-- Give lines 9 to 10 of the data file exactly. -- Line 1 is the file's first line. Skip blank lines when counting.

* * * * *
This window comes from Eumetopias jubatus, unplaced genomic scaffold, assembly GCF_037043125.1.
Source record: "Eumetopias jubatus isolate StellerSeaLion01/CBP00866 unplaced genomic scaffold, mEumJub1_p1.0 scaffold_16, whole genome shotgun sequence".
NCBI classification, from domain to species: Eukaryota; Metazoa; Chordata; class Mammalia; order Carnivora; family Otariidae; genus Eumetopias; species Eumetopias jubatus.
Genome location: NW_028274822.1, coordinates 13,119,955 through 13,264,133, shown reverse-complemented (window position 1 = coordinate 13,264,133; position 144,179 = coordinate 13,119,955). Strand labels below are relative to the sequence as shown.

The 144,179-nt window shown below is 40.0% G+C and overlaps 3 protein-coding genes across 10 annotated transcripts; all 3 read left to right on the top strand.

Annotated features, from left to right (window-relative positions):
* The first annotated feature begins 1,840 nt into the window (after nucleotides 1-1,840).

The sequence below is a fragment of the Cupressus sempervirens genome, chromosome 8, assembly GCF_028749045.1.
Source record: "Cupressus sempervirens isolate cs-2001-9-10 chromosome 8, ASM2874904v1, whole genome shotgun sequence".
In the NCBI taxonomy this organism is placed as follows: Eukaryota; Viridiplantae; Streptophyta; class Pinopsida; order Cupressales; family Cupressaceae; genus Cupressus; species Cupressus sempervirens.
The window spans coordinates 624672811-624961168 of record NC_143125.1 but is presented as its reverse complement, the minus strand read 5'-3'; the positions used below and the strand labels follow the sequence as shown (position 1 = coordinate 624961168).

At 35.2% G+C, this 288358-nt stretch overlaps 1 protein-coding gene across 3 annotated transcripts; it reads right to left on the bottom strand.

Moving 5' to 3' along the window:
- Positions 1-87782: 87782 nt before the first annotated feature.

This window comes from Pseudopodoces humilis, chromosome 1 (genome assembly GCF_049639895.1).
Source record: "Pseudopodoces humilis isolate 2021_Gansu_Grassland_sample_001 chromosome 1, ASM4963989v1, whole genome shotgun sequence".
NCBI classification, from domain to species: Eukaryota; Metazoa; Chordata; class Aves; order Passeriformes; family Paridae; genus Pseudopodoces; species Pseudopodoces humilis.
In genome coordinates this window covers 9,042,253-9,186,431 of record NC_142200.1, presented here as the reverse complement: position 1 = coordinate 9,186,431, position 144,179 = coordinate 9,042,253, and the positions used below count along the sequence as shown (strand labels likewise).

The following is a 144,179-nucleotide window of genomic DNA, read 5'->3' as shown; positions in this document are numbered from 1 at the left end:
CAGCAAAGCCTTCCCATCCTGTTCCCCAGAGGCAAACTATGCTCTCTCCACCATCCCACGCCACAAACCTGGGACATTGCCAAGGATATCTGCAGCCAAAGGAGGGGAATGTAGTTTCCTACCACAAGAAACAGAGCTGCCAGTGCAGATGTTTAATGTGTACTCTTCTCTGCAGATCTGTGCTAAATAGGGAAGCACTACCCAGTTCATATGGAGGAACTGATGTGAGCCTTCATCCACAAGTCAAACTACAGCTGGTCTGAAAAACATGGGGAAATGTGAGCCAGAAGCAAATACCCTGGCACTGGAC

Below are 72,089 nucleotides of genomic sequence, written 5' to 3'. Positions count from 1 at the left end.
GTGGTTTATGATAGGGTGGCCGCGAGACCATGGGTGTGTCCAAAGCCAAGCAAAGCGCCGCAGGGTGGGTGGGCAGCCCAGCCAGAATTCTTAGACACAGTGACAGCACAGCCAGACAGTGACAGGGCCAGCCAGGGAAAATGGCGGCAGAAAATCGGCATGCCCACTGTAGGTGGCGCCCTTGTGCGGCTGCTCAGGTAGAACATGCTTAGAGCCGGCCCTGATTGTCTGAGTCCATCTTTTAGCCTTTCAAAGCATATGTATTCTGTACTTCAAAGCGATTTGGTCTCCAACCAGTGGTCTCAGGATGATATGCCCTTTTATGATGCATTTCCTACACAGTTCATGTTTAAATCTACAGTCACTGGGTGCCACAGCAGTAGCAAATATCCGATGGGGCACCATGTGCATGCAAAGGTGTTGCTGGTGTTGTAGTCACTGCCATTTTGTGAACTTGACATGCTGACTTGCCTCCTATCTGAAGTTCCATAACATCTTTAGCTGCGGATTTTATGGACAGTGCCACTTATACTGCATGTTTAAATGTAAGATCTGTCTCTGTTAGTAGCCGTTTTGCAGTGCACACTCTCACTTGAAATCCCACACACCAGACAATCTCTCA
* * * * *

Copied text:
Source record: "Cupressus sempervirens isolate cs-2001-9-10 chromosome 8, ASM2874904v1, whole genome shotgun sequence".
In the NCBI taxonomy this organism is placed as follows: Eukaryota; Viridiplantae; Streptophyta; class Pinopsida; order Cupressales; family Cupressaceae; genus Cupressus; species Cupressus sempervirens.